Just as the first section of Isaiah (chapters 1 – 35) is divided into three parts, all ending with a hymn of joy, so the third section (chapters 40 – 66) is also divided into three sections, each ending with the notion of unending punishment for the wicked. Chapters 40 – 48 and 49 – 57 end with the phrase: “there is no peace for the wicked.” Chapters 58 – 66 end with the phrase: “And they will go out and look upon the dead bodies of those who rebelled against me; their worm will not die, nor will their fire be quenched, and they will be loathsome to all mankind.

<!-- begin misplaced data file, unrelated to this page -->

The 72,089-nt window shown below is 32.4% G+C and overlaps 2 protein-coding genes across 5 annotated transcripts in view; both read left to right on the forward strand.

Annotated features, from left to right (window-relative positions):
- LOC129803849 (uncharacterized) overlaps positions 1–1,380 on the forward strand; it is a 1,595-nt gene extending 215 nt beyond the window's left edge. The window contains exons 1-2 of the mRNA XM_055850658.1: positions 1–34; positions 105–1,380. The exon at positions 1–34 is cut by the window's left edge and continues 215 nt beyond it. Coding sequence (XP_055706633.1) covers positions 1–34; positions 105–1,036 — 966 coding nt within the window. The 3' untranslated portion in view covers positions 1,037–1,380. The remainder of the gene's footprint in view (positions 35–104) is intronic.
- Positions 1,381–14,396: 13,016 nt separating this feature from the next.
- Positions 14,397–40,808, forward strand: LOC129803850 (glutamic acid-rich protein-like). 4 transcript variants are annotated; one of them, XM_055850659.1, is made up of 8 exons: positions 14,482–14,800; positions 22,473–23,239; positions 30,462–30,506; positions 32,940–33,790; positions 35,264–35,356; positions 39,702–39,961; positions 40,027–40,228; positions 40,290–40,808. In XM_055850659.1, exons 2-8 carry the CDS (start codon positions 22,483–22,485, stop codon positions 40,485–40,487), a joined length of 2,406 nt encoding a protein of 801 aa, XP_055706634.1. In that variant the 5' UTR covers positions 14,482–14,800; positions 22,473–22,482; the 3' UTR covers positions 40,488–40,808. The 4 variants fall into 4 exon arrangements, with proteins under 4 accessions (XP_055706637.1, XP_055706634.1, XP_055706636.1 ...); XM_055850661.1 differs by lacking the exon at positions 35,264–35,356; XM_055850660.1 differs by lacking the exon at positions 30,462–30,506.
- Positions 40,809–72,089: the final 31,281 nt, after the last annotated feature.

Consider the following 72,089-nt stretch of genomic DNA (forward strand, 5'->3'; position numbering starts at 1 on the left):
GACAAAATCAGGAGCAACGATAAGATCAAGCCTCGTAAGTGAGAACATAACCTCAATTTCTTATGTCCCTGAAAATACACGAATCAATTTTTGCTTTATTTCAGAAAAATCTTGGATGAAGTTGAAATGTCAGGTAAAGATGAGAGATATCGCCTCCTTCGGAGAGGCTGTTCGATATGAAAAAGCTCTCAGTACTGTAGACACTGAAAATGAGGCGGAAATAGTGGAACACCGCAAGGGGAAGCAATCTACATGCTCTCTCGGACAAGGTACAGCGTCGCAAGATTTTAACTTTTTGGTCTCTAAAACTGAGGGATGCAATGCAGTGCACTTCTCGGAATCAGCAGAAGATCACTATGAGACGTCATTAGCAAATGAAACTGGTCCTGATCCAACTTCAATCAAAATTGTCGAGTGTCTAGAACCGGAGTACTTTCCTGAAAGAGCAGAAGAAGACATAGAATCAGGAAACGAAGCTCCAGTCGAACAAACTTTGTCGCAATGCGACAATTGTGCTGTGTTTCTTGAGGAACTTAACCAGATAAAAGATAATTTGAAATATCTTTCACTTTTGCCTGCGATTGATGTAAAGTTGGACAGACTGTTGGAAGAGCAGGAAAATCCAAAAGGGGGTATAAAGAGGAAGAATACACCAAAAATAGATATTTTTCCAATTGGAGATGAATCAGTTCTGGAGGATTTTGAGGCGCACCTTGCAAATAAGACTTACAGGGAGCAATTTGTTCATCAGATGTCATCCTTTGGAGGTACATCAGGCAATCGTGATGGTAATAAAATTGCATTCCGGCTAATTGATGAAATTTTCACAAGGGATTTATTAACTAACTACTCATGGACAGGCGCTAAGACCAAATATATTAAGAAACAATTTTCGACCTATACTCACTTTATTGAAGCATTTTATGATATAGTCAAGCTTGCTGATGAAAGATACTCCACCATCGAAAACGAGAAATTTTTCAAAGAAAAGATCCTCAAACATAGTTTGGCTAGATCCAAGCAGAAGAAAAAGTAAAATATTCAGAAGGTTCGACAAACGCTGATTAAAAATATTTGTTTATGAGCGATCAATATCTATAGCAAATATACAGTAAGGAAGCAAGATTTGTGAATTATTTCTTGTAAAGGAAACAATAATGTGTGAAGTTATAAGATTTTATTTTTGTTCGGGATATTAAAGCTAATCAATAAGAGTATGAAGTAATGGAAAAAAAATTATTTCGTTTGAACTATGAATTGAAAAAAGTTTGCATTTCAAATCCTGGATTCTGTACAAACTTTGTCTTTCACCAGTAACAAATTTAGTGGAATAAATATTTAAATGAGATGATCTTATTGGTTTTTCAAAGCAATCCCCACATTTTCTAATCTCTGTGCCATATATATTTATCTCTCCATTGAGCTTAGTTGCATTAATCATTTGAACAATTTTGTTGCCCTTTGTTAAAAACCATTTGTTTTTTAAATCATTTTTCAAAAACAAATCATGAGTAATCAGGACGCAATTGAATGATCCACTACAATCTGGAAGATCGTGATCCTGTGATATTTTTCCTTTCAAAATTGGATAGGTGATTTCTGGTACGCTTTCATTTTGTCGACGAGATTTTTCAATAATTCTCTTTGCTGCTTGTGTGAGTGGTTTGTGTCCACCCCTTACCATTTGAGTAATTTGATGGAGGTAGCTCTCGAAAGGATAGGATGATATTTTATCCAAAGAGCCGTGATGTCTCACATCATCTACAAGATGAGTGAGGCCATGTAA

Chapter 45, more than any other in the book, focuses on the uniqueness of the God of Israel. It is not the first time this thought has been expressed (cf. 43:11 and 44:6-8) and it is repeated numerous times in Isaiah 45.
It’s an important point.
But there is something else.
God calls us to think through our faiths. Do they make sense?
Does it make sense for a man to cut a tree, use part of it to warm himself, another part to cook his food, and from the remainder to fashion an idol that cannot see, hear or talk and bow down to it, and depend on it for help through the difficulties of life?
Belief in at least the God of the Bible does not call on mankind to suspend rational thought. There may be many things about God we do not know or understand, but He doesn’t call on anyone to blindly place their trust in Him without sufficient evidence.